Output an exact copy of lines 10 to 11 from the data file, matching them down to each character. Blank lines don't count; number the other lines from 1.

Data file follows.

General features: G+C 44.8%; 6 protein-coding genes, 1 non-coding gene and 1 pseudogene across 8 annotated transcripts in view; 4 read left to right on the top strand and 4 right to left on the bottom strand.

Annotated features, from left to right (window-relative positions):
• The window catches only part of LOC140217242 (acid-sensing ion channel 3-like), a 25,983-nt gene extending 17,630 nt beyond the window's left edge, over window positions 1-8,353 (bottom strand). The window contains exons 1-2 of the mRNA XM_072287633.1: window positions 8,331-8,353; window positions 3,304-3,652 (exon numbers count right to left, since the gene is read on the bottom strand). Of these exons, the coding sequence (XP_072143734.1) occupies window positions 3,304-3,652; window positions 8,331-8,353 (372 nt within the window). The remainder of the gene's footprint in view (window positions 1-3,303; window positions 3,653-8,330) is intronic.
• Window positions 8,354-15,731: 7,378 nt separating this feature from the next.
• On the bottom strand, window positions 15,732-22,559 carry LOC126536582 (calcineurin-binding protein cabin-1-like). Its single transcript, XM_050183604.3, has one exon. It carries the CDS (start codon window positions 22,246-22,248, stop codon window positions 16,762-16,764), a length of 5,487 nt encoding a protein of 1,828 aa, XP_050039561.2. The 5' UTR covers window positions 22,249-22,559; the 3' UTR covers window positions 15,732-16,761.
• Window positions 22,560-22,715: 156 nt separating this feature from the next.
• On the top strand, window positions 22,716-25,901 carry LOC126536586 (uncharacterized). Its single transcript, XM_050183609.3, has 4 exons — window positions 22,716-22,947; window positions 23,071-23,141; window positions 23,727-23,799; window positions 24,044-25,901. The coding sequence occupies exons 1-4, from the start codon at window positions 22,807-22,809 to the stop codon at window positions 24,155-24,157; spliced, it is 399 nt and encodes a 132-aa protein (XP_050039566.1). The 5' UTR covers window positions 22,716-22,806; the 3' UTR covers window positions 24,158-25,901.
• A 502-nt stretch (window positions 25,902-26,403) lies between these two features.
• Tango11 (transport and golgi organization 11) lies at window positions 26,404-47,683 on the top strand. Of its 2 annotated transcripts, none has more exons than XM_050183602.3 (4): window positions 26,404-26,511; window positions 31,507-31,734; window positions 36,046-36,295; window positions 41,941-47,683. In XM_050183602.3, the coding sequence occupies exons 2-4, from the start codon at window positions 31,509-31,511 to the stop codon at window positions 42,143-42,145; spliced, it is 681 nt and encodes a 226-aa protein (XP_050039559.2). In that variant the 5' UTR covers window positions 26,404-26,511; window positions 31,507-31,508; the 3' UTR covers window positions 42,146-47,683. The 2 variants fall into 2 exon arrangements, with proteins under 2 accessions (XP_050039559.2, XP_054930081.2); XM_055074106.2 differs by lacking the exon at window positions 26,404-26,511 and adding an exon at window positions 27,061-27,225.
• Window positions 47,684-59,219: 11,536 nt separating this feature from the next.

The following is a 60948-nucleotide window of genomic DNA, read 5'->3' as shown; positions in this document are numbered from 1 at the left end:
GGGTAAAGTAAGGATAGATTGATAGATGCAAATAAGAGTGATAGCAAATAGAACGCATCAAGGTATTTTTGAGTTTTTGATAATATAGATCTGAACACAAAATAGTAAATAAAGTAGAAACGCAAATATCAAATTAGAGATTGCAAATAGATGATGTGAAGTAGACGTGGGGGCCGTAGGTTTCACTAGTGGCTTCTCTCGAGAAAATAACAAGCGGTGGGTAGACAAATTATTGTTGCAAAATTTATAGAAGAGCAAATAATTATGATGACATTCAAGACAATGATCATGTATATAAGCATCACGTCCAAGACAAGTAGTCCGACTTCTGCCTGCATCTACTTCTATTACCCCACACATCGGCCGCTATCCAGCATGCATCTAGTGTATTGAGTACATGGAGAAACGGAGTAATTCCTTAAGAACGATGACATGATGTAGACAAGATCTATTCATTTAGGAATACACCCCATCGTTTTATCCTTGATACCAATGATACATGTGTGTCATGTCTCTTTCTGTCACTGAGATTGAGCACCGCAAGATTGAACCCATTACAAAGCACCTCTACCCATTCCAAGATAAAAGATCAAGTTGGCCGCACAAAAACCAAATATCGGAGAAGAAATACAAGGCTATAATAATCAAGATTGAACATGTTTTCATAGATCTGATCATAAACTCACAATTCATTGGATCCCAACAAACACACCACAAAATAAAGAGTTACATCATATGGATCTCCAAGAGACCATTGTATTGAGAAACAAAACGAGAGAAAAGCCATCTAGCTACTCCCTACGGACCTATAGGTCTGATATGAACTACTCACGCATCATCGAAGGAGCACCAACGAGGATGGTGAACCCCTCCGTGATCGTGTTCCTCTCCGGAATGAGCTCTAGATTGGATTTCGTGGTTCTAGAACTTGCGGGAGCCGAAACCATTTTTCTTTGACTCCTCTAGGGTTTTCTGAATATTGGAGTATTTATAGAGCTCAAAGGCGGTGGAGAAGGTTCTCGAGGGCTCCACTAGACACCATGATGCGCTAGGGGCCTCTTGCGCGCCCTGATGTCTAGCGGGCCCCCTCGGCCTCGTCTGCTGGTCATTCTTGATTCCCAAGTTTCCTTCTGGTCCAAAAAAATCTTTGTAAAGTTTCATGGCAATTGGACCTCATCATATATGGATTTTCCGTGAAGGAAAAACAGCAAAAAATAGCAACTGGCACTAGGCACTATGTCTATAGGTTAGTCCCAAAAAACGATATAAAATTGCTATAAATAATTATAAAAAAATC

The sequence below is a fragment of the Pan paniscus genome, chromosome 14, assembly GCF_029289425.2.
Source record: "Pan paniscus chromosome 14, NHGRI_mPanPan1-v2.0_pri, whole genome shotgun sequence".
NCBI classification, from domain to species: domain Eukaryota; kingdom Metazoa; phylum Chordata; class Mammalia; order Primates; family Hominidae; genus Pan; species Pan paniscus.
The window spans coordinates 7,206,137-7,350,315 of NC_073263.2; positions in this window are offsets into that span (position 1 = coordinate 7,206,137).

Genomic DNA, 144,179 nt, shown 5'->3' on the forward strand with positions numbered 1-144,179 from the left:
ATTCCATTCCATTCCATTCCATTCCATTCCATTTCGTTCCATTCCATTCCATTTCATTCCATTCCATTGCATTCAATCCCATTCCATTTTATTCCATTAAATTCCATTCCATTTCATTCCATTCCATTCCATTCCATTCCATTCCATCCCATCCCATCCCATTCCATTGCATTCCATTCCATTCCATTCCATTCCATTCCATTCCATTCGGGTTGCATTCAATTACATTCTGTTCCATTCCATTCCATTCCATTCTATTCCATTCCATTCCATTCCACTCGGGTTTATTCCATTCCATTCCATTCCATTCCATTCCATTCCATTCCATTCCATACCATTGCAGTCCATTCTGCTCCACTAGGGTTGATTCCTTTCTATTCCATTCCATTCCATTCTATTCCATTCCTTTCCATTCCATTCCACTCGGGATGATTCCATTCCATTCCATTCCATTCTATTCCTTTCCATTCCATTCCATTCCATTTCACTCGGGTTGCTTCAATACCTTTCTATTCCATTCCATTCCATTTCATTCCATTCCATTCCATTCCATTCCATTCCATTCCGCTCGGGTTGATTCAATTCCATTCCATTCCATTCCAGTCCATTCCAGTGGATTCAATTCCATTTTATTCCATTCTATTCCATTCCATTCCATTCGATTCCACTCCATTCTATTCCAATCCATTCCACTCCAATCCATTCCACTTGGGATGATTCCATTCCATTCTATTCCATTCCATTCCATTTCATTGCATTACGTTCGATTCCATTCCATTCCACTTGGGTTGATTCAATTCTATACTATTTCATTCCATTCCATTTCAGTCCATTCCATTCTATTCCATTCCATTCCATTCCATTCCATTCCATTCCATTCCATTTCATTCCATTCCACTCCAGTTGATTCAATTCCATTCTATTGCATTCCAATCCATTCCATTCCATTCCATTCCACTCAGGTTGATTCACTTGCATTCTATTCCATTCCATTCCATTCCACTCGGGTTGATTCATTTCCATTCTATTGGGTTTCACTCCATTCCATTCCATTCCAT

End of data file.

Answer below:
• Window positions 47,684-59,219: 11,536 nt separating this feature from the next.

The following is a 60948-nucleotide window of genomic DNA, read 5'->3' as shown; positions in this document are numbered from 1 at the left end: